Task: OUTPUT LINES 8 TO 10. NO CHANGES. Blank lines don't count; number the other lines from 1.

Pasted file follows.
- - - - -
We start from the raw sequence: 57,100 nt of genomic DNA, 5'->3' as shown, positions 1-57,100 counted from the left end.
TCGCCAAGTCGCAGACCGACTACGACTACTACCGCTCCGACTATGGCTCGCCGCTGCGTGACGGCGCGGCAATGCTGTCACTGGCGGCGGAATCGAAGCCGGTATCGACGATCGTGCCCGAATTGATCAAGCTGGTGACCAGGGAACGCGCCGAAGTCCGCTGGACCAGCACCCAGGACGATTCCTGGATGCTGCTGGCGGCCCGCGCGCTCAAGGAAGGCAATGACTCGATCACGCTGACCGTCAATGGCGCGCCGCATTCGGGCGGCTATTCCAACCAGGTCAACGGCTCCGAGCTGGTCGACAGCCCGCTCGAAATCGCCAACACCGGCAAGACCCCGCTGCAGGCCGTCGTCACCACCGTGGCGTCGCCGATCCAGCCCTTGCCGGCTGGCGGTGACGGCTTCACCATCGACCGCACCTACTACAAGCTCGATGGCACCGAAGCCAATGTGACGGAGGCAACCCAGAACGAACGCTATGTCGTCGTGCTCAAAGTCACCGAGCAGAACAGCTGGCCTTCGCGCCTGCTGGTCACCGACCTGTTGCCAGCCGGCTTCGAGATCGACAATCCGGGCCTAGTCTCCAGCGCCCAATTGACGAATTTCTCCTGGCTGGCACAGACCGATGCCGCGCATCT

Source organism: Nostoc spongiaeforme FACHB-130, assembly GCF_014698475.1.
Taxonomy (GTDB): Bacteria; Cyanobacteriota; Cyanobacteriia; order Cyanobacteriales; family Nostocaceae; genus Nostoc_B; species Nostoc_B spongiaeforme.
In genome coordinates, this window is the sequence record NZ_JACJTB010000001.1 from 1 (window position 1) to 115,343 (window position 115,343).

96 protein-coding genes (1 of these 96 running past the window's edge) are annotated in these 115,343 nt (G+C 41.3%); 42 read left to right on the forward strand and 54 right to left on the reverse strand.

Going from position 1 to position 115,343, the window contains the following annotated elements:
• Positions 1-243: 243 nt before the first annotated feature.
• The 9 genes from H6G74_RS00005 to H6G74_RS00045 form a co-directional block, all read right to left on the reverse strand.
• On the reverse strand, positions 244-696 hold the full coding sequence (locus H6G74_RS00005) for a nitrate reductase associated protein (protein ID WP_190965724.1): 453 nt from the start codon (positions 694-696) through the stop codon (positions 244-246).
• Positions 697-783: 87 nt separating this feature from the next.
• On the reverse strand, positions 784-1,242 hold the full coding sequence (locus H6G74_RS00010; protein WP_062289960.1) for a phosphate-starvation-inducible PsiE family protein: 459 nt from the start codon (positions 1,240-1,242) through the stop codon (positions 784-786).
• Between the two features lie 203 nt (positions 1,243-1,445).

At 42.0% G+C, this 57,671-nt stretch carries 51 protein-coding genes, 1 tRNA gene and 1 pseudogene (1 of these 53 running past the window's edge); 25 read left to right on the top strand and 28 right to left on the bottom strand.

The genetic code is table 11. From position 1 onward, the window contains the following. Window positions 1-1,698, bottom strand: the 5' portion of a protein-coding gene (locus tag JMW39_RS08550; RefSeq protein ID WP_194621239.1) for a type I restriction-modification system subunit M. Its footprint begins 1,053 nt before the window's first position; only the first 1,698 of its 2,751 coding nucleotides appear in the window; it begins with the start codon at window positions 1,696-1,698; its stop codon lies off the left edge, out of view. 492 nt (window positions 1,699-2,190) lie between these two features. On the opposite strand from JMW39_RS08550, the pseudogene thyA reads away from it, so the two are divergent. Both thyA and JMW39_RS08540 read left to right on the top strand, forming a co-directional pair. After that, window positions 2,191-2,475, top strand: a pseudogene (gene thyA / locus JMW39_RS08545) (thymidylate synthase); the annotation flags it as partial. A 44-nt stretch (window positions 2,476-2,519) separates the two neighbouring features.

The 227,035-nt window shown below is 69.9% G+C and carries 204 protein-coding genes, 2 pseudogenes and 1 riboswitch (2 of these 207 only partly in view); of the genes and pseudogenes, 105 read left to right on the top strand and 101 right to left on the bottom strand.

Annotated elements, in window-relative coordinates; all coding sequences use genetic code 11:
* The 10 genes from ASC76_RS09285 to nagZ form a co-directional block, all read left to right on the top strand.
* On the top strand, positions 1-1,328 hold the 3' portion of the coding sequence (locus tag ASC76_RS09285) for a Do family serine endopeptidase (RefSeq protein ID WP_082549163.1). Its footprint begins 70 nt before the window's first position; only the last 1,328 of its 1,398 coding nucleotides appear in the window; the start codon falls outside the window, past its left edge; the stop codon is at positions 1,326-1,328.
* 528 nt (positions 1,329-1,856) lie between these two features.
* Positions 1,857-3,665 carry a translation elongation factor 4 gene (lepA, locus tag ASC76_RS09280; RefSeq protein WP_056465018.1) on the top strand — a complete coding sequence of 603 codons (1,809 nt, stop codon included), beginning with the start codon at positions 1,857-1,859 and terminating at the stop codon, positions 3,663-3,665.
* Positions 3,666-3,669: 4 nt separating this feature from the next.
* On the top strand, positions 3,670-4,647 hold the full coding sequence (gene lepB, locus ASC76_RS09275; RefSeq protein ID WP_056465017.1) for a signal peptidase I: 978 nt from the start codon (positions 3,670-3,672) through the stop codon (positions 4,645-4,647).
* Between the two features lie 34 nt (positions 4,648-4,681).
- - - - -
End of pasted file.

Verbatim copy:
• Positions 1-243: 243 nt before the first annotated feature.
• The 9 genes from H6G74_RS00005 to H6G74_RS00045 form a co-directional block, all read right to left on the reverse strand.
• On the reverse strand, positions 244-696 hold the full coding sequence (locus H6G74_RS00005) for a nitrate reductase associated protein (protein ID WP_190965724.1): 453 nt from the start codon (positions 694-696) through the stop codon (positions 244-246).